Group B - Iran (500-1)
Who are they?
This will be Iran's fifth World Cup appearance, but the first time they have made it to two consecutive tournaments – reflecting their current status as the top ranked side in the Asian Football Confederation. Team Melli made it to Russia at a canter – they were the second side to secure their place, after Brazil. Unfortunately for them, they have been lumbered with a pretty daunting draw. Portugese manager Carlos Quieroz has been in the job since 2011, and has crafted a tactically-astute and defensively solid outfit.
Yet Alex Ferguson’s former assistant manager also has a number of good attacking options at his disposal. Right winger Alireza Jahanbakhsh was the top scorer in this year’s Eredivisie, scoring 21 and assisting 12 times for AZ Alkmaar. Swedish-born Saman Ghoddos was impressive for Ostersunds when they shocked Arsenal 2-1 at the Emirates in the Europa League, while Sardou Azmoun is more than just a target man up front. Iran were unbeaten in qualification but the twin totems of Spain and Portugal are an entirely different proposition – although Quieroz might have a plan up his sleeve for his home nation, whom he managed from 2008-2010.
World Cup moment
Iran have failed to make it to the knockout stages in any of their four World Cup appearances, losing eight games and drawing three. Their sole victory, however, was a big one – a highly emotional and politically-charged 2-1 win over the USA in Lyon in 1998.
How did they get here?
Iran were unbeaten in qualification and became the second team to book their place in Russia after tournament favourites Brazil. They won six and drew four of their 10 group games in the second qualifying round – finishing top ahead of South Korea – and didn’t concede until a 2-2 draw with Syria in their final fixture. Easy.
This is by far Carlos Quieroz’s longest managerial stint, having taken over in April 2011. He is best known for his time as assistant manager of Manchester United, a six-year spell broken up by a doomed season in charge of Real Madrid. The Portuguese has led three different national teams to four World Cups – guiding Iran into the knockouts this summer would arguably be his greatest achievement.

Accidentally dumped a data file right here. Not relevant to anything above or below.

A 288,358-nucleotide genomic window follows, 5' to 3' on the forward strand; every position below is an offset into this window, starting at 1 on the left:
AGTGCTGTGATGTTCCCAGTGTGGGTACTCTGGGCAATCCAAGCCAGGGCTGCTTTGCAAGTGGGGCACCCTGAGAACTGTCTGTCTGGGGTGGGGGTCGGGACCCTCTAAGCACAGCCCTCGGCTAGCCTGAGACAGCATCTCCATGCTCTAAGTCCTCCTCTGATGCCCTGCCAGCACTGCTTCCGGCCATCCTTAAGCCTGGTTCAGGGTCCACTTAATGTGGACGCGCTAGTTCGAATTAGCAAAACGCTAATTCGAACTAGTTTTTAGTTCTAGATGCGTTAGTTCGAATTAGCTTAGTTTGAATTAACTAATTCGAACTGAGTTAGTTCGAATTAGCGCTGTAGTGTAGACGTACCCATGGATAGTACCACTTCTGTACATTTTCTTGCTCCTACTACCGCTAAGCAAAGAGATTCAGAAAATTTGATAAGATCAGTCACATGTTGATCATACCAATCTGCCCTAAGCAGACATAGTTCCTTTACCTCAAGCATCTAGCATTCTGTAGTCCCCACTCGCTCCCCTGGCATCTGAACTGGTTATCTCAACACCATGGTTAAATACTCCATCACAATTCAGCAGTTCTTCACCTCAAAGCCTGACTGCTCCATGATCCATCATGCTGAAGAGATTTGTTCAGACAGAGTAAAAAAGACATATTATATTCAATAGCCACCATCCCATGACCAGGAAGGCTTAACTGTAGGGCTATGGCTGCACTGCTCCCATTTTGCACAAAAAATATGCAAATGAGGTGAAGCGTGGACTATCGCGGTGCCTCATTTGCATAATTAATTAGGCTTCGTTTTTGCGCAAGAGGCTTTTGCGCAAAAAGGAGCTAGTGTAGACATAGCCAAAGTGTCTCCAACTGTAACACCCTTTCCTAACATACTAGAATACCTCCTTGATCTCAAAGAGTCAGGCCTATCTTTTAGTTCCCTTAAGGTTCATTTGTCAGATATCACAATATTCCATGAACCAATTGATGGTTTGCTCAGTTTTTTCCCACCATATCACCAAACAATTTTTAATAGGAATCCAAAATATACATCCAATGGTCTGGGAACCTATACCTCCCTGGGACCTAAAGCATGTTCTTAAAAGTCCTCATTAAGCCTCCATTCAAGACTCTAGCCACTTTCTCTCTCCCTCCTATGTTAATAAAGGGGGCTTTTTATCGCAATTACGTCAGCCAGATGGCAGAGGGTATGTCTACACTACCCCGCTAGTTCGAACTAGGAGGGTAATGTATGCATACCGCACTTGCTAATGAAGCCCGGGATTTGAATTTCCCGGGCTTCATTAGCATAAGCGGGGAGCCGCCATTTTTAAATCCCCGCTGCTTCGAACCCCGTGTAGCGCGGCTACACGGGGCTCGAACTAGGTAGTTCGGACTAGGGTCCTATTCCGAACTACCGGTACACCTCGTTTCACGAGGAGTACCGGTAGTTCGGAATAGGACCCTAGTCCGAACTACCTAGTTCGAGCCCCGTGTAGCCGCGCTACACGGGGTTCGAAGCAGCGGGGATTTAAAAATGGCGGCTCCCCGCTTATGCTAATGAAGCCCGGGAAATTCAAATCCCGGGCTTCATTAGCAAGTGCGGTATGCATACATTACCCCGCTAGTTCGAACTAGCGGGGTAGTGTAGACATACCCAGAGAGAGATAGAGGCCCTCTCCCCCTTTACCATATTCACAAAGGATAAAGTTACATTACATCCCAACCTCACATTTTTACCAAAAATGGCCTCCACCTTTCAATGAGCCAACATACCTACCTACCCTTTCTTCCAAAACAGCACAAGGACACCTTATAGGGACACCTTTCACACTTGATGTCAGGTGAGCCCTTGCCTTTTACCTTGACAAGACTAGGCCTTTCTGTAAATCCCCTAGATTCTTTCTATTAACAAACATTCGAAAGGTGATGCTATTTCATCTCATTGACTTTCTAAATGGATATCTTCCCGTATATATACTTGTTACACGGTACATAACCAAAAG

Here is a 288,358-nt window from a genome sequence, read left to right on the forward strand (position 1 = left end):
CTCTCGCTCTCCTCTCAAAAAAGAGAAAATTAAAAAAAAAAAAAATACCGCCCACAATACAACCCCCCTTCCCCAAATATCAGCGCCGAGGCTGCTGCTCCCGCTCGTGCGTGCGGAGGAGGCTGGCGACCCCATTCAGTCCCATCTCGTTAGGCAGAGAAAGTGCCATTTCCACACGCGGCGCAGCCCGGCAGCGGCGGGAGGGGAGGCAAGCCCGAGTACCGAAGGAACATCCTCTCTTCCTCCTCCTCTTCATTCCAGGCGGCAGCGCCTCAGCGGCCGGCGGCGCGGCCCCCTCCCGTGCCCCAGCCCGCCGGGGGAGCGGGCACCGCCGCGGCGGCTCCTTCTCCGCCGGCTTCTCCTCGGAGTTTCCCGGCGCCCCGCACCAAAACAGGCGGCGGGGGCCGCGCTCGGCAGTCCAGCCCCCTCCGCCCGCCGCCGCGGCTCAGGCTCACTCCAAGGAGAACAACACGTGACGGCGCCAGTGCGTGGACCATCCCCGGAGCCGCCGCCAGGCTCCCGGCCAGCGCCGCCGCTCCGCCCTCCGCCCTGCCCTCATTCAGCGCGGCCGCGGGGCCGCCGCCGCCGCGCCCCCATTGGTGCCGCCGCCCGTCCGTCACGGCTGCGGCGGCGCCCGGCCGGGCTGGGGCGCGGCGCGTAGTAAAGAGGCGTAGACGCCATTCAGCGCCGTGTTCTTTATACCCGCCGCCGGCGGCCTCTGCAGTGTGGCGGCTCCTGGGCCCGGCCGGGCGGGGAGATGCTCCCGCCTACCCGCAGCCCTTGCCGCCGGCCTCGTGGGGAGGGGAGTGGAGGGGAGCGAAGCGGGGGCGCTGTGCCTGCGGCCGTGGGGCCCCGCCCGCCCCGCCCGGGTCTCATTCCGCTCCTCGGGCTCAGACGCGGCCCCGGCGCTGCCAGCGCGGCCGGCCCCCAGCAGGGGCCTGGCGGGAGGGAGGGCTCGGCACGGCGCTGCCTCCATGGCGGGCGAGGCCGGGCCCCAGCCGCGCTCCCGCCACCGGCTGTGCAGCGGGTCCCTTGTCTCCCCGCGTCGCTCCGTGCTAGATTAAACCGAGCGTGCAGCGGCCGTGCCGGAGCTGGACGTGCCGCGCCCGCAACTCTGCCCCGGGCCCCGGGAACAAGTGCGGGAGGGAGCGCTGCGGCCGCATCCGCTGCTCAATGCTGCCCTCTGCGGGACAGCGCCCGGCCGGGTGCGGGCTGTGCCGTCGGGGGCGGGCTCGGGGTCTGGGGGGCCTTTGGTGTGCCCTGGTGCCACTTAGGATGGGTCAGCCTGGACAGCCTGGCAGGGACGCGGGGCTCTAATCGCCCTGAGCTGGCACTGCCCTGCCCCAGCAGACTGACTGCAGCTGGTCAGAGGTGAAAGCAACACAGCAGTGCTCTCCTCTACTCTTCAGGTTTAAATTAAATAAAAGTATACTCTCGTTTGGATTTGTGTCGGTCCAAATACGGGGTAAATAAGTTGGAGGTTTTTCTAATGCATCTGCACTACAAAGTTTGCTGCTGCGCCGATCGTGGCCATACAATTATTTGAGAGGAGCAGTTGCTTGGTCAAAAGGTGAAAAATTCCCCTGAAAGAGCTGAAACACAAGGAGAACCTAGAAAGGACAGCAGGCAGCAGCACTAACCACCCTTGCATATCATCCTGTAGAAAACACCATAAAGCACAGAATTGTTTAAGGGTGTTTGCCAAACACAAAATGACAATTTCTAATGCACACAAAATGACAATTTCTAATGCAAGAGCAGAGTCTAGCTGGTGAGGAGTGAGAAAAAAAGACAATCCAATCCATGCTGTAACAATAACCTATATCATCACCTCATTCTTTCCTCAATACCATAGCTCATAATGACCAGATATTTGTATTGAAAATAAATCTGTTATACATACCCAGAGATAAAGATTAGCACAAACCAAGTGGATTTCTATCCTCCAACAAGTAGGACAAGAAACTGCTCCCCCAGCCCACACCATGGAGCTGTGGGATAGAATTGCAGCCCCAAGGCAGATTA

The main man
Direct, quick and strong, Alireza Jahanbakhsh was one of the best players in Dutch football this season. A return of 21 goals and 12 assists is pretty spectacular for an out-and-out wide man.
The one to watch
23-year-old Sardar Azmoun has scored an impressive 23 goals in his 31 appearances for Iran. Despite being given the predictable nickname of the Iranian Messi he is a forward in the Zlatan Ibrahimovic mould, with aerial ability and dead-eyed finishing complemented by a silky touch and great vision.
Had they been drawn in nearly any other group, you’d fancy a smart Iranian side to finally reach the knockout stages. However, it is hard to see them progressing at the expense of the big two in Group B.
Goalkeepers: Alireza Beyranvand (Persepolis), Rashid Mazaheri (Zob Ahan), Amir Abedzadeh (Maritimo).
Defenders: Majid Hosseini (Esteghlal), Ramin Rezaeian (Ostende), Mohammad Reza Khanzadeh (Padideh), Morteza Pouraliganji (Alsaad), Pejman Montazeri (Esteghlal), Milad Mohammadi (Akhmat Grozny), Roozbeh Cheshmi (Esteghlal), Ehsan Hajsafi (Olympiacos).
Midfielders: Saeid Ezatollahi (Amkar Perm), Masoud Shojaei (AEK Athens), Mehdi Torabi (Saipa), Omid Ebrahimi (Esteghlal), Karim Ansarifard (Olympiacos).
Forwards: Alireza Jahanbakhsh (AZ Alkmaar), Mahdi Taremi (Al Gharafa), Sardar Azmoun (Rubin Kazan), Reza Ghoochannejhad (Heerenveen), Saman Ghoddos (Ostersunds), Ashkan Dejagah (Nottingham Forest), Vahid Amiri (Persepolis).